Economists at Barclays raised their expectation for GDP expansion for this year to 6.5 percent from the previous 6.2 percent, citing the surprise first-quarter growth result.
In a note Wednesday, they said the figure was boosted by “greater impact” from government stimulus measures as well as factors including signs of improving housing and property markets and a better export outlook.
Citi also raised its annual GDP forecast to 6.6 percent from 6.2 percent on Wednesday, citing a more optimistic outlook for a U.S.-China trade deal and stronger domestic demand in China.
“Our new baseline scenario is that a framework trade deal between the U.S. and China will be reached in (the second quarter) and it will lift most, if not all, existing punitive tariffs,” economists at the U.S. bank wrote.
Meanwhile, ING lifted its forecast to 6.5 percent from its previous 6.3 percent, calling stimulus-fueled infrastructure projects and 5G telecoms production the “real growth engine” in the first quarter.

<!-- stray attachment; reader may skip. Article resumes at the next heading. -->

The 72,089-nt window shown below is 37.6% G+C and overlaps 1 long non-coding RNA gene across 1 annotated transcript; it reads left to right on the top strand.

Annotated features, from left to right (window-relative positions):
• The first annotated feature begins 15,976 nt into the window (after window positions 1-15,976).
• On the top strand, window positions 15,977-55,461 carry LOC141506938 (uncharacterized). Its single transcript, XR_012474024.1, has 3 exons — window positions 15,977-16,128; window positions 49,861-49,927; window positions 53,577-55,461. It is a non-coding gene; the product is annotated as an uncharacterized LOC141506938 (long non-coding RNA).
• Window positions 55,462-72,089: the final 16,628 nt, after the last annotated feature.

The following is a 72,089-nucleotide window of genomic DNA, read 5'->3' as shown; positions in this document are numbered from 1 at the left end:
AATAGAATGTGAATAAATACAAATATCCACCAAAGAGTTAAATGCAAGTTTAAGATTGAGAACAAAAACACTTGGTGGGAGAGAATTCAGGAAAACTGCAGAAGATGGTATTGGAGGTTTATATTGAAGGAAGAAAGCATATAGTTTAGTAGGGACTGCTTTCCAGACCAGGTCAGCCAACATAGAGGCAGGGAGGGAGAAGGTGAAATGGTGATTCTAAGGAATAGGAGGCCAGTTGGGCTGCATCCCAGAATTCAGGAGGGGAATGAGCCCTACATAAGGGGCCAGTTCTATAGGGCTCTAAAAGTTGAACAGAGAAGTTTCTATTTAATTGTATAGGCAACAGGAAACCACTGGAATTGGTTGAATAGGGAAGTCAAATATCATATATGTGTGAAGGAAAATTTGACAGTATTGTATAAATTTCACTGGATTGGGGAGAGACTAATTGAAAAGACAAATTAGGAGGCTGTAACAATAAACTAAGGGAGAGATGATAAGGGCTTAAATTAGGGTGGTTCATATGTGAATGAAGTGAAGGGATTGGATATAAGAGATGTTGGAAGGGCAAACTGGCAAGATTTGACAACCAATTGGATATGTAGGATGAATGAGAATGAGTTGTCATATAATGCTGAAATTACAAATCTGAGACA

Iris Pang, ING’s Greater China economist, said in a note Wednesday, “We think the trend could continue for the rest of the year.”
China is officially targeting growth of between 6.0 percent to 6.5 percent this year. And while its quarterly GDP data is widely watched as the key barometer for the state of the economy, experts have long questioned its accuracy.
Some analysts are looking at alternative indicators for evidence of the state of growth.
For instance, economist Christopher Balding — a professor at Fulbright University Vietnam — said he’s looking at business electricity consumption, which shrank despite the official report that the economy grew. Writing on Twitter, Balding cited data from Wind and Groundwork Research showing declining energy consumption by businesses this year.